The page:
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Two Poems from “835 Lines” by Nazım Hikmet

Oct 28, 2021 | Poetry | 0 comments

Translated from the Turkish by Neil P. Doherty

Translations dedicated to Trevor Joyce

Weeping Willow
The water was flowing
the willow trees reflected in its mirror:
The weeping willows washing their hair in the water!
Striking the willows with their burning, bare swords
the red horsemen run towards the setting sun!
Suddenly like a bird
                 like a bird hit
                                in the wing
a wounded horseman falls from his horse!
Yet he does not shout,
Nor call back those who go ahead,
he just stares with streaming eyes
                 at the shining horseshoes growing more distant!

A shame!
A shame that
never again will he lie on the lathered necks of galloping horses,
never again will he wave his sword at the white armies!

Bit by bit the horseshoe sounds fade away,
And the horsemen disappear into where the sun sets!

Horsemen horsemen red horsemen,
their horses wingéd in wind! 
their horses wingéd in...
their horses wingéd...

their horses...

horse...

Like wind wingéd horseman life has passed!

The sound of the flowing water fades
and shadows are shadowed
                         and colours wiped away.
A black cover slips
                         over his blue eyes,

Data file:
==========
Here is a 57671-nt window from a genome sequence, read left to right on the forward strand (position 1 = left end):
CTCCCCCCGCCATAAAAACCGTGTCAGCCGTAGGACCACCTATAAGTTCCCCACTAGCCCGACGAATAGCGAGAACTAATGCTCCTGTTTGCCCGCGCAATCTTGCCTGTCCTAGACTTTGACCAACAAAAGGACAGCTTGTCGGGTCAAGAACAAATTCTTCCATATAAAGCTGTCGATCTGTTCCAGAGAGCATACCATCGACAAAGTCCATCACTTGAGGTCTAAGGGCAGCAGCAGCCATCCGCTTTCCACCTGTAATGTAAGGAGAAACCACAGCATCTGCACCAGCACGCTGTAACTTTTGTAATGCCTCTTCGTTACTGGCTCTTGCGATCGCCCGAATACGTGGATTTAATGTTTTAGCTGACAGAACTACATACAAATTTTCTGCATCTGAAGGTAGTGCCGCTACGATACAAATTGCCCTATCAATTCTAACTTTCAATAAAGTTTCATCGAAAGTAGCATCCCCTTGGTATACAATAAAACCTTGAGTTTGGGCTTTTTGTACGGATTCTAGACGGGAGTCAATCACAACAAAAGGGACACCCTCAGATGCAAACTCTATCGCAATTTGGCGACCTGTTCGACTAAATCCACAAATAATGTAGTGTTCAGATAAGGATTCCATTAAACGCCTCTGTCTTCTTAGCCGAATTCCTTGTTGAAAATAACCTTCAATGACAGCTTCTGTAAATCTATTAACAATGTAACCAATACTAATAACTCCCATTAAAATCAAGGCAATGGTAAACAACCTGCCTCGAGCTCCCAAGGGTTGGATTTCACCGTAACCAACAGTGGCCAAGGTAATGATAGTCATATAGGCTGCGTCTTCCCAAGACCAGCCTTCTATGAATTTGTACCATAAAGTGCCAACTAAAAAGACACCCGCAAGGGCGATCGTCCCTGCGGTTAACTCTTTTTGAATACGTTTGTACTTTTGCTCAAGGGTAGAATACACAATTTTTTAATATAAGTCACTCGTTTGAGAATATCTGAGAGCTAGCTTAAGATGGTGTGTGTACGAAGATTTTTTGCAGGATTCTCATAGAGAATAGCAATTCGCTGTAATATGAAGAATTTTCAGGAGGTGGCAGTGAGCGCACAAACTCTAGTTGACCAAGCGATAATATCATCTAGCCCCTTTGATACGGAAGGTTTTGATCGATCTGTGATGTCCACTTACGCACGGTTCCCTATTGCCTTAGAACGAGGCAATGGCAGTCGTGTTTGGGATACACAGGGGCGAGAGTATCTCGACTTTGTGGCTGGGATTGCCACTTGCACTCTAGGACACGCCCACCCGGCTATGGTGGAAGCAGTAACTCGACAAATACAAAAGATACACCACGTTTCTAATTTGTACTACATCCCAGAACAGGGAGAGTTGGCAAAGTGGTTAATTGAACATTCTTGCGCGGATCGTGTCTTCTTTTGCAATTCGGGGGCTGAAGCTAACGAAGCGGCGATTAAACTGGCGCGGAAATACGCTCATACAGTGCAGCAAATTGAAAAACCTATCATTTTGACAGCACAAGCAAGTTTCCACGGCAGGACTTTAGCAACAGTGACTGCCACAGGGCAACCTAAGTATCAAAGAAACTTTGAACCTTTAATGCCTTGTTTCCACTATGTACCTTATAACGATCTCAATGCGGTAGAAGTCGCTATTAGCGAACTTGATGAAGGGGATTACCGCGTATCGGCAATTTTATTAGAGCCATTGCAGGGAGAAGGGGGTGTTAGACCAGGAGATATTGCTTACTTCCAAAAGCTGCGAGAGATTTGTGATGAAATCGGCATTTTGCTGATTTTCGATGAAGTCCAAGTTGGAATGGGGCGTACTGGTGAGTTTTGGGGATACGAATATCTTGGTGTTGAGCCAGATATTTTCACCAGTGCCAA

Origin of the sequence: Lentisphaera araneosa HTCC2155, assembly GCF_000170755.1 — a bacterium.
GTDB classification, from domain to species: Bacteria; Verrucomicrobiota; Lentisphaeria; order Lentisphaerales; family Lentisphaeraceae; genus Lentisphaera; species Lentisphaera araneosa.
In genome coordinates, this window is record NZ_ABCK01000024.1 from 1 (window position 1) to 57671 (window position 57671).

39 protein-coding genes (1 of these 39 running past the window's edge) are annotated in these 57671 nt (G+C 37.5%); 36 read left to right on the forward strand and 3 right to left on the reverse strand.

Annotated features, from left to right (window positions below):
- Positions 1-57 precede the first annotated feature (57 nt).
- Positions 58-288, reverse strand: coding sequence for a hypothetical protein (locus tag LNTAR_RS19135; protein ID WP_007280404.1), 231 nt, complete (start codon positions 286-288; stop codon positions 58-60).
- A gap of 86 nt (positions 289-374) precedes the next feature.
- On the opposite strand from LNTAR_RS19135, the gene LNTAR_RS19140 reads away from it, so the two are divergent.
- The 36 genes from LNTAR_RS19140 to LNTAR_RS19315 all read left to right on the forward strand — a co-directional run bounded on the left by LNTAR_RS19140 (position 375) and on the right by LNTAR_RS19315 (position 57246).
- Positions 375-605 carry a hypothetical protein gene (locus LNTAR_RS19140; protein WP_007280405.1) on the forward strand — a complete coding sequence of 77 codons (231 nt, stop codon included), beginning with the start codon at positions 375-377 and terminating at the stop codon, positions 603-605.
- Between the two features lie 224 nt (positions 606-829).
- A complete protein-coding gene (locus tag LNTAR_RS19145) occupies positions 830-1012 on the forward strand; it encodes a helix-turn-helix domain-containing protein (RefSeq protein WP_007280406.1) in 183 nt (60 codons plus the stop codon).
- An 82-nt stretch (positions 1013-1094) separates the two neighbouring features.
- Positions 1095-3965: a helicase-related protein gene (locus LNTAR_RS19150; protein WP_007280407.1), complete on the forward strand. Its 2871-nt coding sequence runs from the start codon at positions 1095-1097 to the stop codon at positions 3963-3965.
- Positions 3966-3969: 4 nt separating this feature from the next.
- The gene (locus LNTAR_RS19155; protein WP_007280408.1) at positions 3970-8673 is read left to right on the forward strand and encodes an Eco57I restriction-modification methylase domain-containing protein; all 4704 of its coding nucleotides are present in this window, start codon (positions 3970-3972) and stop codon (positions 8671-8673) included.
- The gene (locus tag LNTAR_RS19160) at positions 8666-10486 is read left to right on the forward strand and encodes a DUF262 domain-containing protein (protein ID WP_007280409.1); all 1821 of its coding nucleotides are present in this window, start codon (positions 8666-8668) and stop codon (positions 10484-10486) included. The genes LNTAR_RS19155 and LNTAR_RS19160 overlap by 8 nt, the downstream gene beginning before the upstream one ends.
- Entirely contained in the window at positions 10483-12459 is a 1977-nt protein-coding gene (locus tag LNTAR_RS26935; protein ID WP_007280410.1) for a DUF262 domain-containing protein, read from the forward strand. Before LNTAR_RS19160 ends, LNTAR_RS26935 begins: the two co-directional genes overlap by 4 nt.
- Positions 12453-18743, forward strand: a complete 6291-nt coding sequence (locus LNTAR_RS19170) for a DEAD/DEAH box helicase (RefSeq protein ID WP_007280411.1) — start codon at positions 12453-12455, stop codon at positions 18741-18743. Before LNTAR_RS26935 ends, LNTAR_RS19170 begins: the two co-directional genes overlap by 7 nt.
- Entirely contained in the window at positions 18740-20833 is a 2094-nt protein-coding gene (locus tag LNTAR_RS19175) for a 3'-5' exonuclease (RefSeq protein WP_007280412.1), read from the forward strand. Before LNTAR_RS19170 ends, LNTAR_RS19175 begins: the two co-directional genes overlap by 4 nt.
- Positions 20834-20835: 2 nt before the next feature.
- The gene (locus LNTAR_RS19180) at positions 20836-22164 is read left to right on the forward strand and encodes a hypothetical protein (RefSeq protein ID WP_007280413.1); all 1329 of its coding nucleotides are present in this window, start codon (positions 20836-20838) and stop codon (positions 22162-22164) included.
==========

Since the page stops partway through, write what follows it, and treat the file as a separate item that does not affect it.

the weeping willows lean down
                        into his
                                blond hair!
Do not weep weeping willow
                    do not,
in the mirror of the black water do not bow and scrape!
                            do not!
                                   do not weep!”

1928
The Caspian Sea
From horizon to horizon
Run armies and armies of purple foaming waves,
The Caspian Sea speaks the wild language of the wind’s tongue
Speaks cascades speaks.
And someone utters: “Chort vazmi!”
                       Like a dead lake the Caspian Sea!
An infinite, aimless expanse of salty water!
On the Caspian Sea fare friends a…h..!
On the Caspian Sea fare enemies!
The wave is a mountain
            the boat a deer!
The wave is a well
            the boat a bucket!
The boat rises
            the boat falls,
Off the back
          of a
              stumbling horse
The boat rises
       on the hoofs
             of a rearing horse
The Turkmen boatman
Sits cross-legged at the wheel,
A huge black kalpak on his head
Yet this is no kalpak: 
He has torn open the stomach of woolly sheep
            and wrapped it round his head
The fleece down in his eyes!

The boat rises
        the boat falls
And the boatman
Like a Turkmen Buddha statue
Sits cross-legged at the wheel
Ah but do not think he bows and scrapes to the Caspian Sea
With the stony tranquillity of a Buddha statue
He is sure of himself
As he sits there, cross-legged at the wheel.
He does not
         look at the 
               waters twining
                     round the boat!

He does not 
         look at the cracking
                 cleaving waters
                      round the boat!
-But this North-westerly blows hard
Look out lest the Caspian fool you
Do not let the wind play its tricks

-Ah pay no heed, come what may!
What may come
       let the North Westerly
                lash
                      the waters,
He who was born on the Caspian
Will find his grave on the Caspian!
The boat rises
          the boat falls
The boat rise…
          the boat fall…
Rise…
     fall…
         rise…